You might find it difficult to believe in these hyper-nationalist times, but it's true: The Bharatiya Janata Party actually came down hard against demonetisation not too long ago and slammed it as anti-poor.
The year was 2014. The party resorted to the same arguments then that critics of the Narendra Modi government's shock demonetisation move are putting forward now. That too when withdrawal was to be implemented in a phased manner, not in four hours as in the present case.
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This was just four months before Modi was elected PM. In January 2014, the Reserve Bank of India announced all currency notes issued before 2005 would be withdrawn completely from circulation. The then Prime Minister Manmohan Singh did not appear on television to announce the move. That was not needed because the withdrawal was to be done in a phased manner, over the next three months.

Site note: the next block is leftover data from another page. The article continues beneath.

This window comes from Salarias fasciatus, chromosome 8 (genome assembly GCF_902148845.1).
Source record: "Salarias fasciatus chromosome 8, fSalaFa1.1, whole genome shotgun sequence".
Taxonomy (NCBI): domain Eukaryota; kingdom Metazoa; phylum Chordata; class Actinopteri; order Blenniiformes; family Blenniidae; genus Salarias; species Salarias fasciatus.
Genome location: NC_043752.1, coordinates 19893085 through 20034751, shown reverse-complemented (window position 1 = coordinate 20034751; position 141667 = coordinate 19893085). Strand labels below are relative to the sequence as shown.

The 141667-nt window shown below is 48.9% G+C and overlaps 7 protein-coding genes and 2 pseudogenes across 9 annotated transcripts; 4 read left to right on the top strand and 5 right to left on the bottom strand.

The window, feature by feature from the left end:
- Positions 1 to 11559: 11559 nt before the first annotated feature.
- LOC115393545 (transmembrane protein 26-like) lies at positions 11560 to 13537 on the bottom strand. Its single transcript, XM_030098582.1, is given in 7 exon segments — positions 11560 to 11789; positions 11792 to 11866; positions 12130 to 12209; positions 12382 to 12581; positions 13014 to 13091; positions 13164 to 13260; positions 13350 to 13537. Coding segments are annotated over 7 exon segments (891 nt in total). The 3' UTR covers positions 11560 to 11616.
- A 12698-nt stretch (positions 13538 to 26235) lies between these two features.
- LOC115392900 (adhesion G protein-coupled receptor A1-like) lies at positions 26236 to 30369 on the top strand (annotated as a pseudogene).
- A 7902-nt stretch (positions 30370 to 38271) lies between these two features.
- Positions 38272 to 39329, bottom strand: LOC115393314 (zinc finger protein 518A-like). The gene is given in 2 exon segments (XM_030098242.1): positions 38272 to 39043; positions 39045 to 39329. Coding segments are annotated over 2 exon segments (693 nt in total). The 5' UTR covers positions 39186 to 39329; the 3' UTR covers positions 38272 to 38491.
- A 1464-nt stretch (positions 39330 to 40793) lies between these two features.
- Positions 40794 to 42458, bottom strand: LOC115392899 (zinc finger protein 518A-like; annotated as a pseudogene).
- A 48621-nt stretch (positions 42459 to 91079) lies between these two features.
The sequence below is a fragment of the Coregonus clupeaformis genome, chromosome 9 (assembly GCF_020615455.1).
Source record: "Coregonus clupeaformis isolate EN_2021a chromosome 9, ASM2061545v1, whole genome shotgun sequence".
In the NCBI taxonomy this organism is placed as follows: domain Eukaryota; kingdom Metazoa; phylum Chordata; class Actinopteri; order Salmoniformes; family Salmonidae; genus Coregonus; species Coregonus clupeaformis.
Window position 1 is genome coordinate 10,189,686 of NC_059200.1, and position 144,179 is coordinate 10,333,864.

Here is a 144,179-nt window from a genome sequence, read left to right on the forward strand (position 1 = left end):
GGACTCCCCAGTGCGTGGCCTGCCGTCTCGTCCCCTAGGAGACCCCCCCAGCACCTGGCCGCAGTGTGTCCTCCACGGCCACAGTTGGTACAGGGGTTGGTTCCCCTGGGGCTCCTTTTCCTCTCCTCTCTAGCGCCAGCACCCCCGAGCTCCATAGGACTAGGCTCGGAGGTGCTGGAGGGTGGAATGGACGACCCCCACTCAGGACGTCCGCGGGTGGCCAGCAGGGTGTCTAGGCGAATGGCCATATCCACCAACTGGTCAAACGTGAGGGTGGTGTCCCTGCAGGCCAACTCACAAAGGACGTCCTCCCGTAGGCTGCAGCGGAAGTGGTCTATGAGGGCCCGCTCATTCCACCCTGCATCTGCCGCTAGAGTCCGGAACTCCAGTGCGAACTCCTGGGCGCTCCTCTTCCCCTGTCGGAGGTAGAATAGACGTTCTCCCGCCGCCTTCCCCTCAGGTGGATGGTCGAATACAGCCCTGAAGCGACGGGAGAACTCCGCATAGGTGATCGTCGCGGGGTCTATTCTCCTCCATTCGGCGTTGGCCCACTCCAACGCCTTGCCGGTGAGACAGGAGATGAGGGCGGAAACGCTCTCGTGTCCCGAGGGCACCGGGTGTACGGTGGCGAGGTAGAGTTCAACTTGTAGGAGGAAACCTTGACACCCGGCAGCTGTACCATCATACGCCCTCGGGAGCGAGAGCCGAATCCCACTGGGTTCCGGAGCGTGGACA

But the BJP had to play the role of a vocal opposition then and slammed the move left, right and centre. Meenakshi Lekhi, now the Lok Sabha member from New Delhi but then only a party spokesperson, said 65% Indians who did not have bank accounts and are largely illiterate, poor, old and living in remote areas, store their money in cash.
"They will fall victim to middlemen who will scare them that the notes are worthless and charge them hefty fees to convert them. They will also be ripped off by shopkeepers," she said.
Lekhi even wrote an article for the Economic Times. "The latest gimmick of finance ministry... an attempt to obfuscate the issue of black money stashed outside the country," she said.
Public memory might be short but social media more than makes up for it today. A video grab of Lekhi addressing a press meet and criticising the phased withdrawal of currency as anti-poor is already doing the rounds on Twitter.
As the associated tweet suggests, we hope that the PM and the finance minister will find some time to listen to this and contemplate.
Edited by Joyjeet Das